County commissioners have approved a new insurance package for Effingham County employees, and it’s expected to save the county just under $1 million.
Commissioners, by a 5-0 vote, selected United Healthcare to become the county’s newest carrier for major medical insurance. Under the proposal, the county will spend around $900,000 less on coverage for its employees than its current plan.
“I feel we saved the county a significant amount of money, and that’s a good thing,” said Larry Hadden, the county’s agent of record who helped put the different proposals together for commissioners. “It’s a major impact on the taxpayers.”
Commissioners said their chief goal was to find a much cheaper insurance package from the current $4.06 million insurance plan.
“It doesn’t affect the employees much, if any,” said Commissioner Steve Mason. “Thecoverage is basically the same. It gives them the option to buy up exactly to what we had before and save the county about a million dollars.”
Keeping the plans close to the current coverage, in offerings and price to the employees, also was a consideration to commissioners.
“I don’t want to make a major change where it’s going to be a significant impact on our employees,” Mason said. “And I don’t think we are.”
Commissioners held a workshop after their last regular meeting Aug. 16 to discuss insurance, and quotes from companies continued to drop as commissioners weighed the proposals.
The lowest quote from Blue Cross/Blue Shield and United had the second-lowest. Cigna was third, and United went from third-lowest to second-lowest with a revised quote.
United was rated as having the best network and J.D. Power and Company, a consulting firm that surveys customer satisfaction and product quality, rated United Healthcare as the No. 1 health insurance carrier. Cigna and United also share the state employee coverage with United.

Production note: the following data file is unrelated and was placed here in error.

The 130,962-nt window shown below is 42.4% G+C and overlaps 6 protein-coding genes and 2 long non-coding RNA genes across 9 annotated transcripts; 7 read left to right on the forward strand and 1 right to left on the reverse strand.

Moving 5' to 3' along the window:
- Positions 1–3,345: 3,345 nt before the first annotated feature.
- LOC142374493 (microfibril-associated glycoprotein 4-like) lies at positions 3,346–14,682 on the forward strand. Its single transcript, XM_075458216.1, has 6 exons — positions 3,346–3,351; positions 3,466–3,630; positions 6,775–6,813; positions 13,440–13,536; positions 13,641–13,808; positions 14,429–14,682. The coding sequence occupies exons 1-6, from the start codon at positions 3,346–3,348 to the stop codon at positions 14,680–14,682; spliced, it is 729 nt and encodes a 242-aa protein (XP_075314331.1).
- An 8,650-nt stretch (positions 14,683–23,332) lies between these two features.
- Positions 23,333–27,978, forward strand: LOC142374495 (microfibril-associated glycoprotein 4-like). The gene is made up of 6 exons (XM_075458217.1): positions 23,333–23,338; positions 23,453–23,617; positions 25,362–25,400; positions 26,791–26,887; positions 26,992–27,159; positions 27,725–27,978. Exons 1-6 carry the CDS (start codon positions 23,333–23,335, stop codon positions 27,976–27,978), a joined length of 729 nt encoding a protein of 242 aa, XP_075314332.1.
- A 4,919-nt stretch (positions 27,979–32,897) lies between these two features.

County Administrator David Crawley said 90 percent of the state employees who opt for the state’s insurance coverage choose United’s plans.
“You can’t make a bad call here,” Hadden said, adding he did not have a preference among the three final bidders. “All three are excellent carriers.”
Commissioners also worried beyond the price of the packages — they noted some problems with claims filed with one of the carriers and also if those prices would not be significantly increased in the near future.
“We need to know which one is going to stay with us in the long haul,” said Commissioner Phil Kieffer, “and not increase every year.”
Said Commissioner Bob Brantley: “I want to save the county as much money as we can. But I don’t want to have a problem in three years.”
Guardian, the county’s existing major medical insurance carrier, is getting out of health insurance, Crawley told commissioners. Hadden said he had his best results on claims history with Guardian.
Hadden also said each company had large networks of doctors and hospitals, so it was likely employees wouldn’t have to go out of network for medical care.
Crawley said United would keep the premiums for such packages as employee-family the same as the current premiums.
The county’s wellness program, Crawley said, has cut down on the number of medical insurance claims filed. Both Cigna and United proposed wellness programs as part of their quote while Blue Cross/Blue Shield allowed for the county to apply for grants to go toward wellness programs.
Crawley said county staff figured the value of the wellness programs from Cigna and United to be from $75,000-$100,000 each year. He also said United has a very strong wellness program.
“If you have a wellness program and you use it, you’re saving yourself and the insurance company a lot of money down the road,” Brantley said.
United also takes its wellness program one step further, Hadden said, with biometric screenings that measure such things as blood pressure and blood sugar levels. If the employee also fills out an online survey, they get a $75 gift card and ultimately, employees can get up to $175 in gift cards for taking the screenings and online surveys.